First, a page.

IDEAL Plans Ideal Advisors

Ep. 9 Clients need Alignment to Reach their Aspirations - an interview with Steve Wilkinson

April 05, 2020 Richard E. Boone Season 1 Episode 9
IDEAL Plans Ideal Advisors
Ep. 9 Clients need Alignment to Reach their Aspirations - an interview with Steve Wilkinson
Show Notes Transcript

Steve Wilkinson is a wealth manager in Oakland, CA who specializes in creating alignment in his client's lives so they can realize their aspirations.  Having witnessed his mother pioneer physical therapy with children who suffered from polio in Nashville, Tennessee, he knows the power of putting things in alignment to overcome obstacles.  Steve's clients are able to achieve everything that is most important to them as he has a process for alignment.  Listening to this interview will reveal how Steve came to identify his target niche of executives and business owners, his value and deliverables, and his process for working with people. You can learn from his story to create your own vision of how to serve your clients.

Richard Boone:   0:00
Welcome to the IDEAL Plans Ideal Advisors podcast.  I'm your host, Richard Boone. We named the show after my IDEAL Plan Process because it provides a step by step framework for financial professionals to create their own vision of an ideal advisory practice.  IDEAL is an acronym for Identify where you are now and where you'd like to be, Discuss your business model and possible adjustments you could make, Evaluate your proficiencies in the seven critical business elements, Assess your skills and priorities, and Leverage resource is in the proper sequence to serve your clients extremely well while living the lifestyle you desire.  In today's episode we'll interview our guest Steve Wilkinson.  Steve is a wealth manager in Oakland, California, who primarily works with business owners and executives. I've known Steve for a long time, probably more than 10 years, but we only started working together about six months ago.  Since that time, he's made a number of significant improvements that have impacted his clients and his business.  Over the next 30 minutes or so we're going to dive into some of those changes he's made to the different critical business elements.  Steve, welcome to the show.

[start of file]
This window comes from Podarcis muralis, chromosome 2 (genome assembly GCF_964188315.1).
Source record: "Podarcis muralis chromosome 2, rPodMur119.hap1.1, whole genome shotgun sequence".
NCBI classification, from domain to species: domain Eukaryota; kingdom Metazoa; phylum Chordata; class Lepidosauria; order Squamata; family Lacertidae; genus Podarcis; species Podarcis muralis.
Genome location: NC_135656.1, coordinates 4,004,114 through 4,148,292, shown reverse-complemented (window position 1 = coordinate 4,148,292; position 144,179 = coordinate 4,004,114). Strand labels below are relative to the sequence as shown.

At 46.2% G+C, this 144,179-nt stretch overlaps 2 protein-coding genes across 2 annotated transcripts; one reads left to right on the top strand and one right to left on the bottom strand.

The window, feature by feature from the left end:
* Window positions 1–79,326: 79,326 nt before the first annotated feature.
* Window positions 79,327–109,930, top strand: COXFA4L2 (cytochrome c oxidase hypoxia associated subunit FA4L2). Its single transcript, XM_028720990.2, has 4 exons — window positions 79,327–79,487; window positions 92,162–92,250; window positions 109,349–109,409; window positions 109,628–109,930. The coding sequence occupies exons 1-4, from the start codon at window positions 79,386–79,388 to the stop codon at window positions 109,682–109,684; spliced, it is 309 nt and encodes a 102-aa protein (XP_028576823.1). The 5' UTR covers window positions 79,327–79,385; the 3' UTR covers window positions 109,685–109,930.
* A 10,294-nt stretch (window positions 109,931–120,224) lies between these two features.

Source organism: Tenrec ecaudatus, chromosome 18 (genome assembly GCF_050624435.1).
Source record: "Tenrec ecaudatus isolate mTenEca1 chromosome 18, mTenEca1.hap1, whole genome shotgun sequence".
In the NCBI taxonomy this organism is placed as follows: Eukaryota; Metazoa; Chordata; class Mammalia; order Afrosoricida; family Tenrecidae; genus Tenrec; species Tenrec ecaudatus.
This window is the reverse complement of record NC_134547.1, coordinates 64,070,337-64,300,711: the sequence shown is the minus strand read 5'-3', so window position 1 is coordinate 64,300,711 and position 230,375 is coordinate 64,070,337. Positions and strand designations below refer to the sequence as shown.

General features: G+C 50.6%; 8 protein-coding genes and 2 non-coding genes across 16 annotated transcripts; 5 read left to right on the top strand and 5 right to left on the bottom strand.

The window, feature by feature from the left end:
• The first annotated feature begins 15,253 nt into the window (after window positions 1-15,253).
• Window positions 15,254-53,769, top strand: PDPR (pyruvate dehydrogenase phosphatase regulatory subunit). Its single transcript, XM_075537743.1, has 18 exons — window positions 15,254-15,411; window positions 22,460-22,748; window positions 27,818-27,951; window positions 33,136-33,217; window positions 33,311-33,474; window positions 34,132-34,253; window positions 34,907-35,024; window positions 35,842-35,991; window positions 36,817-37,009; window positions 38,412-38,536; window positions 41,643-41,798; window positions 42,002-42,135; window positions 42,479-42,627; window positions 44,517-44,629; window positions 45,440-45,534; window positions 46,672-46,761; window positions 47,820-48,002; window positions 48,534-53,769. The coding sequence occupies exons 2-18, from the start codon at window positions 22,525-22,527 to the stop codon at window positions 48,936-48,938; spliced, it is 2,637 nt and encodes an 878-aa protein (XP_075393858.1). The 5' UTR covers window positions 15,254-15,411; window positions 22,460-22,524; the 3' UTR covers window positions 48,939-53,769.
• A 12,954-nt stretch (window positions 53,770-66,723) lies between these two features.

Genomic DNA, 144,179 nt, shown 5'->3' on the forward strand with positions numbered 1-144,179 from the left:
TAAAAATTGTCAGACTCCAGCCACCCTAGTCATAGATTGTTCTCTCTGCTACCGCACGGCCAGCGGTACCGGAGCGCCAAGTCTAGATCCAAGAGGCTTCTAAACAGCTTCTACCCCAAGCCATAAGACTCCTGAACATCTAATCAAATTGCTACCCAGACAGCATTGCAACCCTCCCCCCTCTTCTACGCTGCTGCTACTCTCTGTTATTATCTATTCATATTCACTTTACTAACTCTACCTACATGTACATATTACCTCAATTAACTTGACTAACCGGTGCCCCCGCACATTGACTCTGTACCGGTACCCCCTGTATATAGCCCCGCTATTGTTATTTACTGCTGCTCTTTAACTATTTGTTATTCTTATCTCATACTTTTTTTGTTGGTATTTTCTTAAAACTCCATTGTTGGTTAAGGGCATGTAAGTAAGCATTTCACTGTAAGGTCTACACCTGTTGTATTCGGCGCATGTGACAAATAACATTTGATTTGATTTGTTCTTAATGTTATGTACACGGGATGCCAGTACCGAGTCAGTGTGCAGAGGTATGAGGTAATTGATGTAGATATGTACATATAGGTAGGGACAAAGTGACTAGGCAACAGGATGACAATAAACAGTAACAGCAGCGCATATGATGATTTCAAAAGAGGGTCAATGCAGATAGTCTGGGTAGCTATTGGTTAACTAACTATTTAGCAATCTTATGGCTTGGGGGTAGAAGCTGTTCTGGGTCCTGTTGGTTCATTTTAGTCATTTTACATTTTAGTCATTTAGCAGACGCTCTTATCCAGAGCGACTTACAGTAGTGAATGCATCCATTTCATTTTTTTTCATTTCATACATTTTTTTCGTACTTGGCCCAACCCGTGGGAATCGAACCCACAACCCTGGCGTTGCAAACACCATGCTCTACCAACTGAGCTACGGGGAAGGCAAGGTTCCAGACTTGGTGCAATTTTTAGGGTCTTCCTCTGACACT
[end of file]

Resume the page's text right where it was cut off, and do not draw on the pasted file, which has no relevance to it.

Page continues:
Steve Wilkinson:   1:07
Thank you, Richard. Pleasure to be here.

Richard Boone:   1:09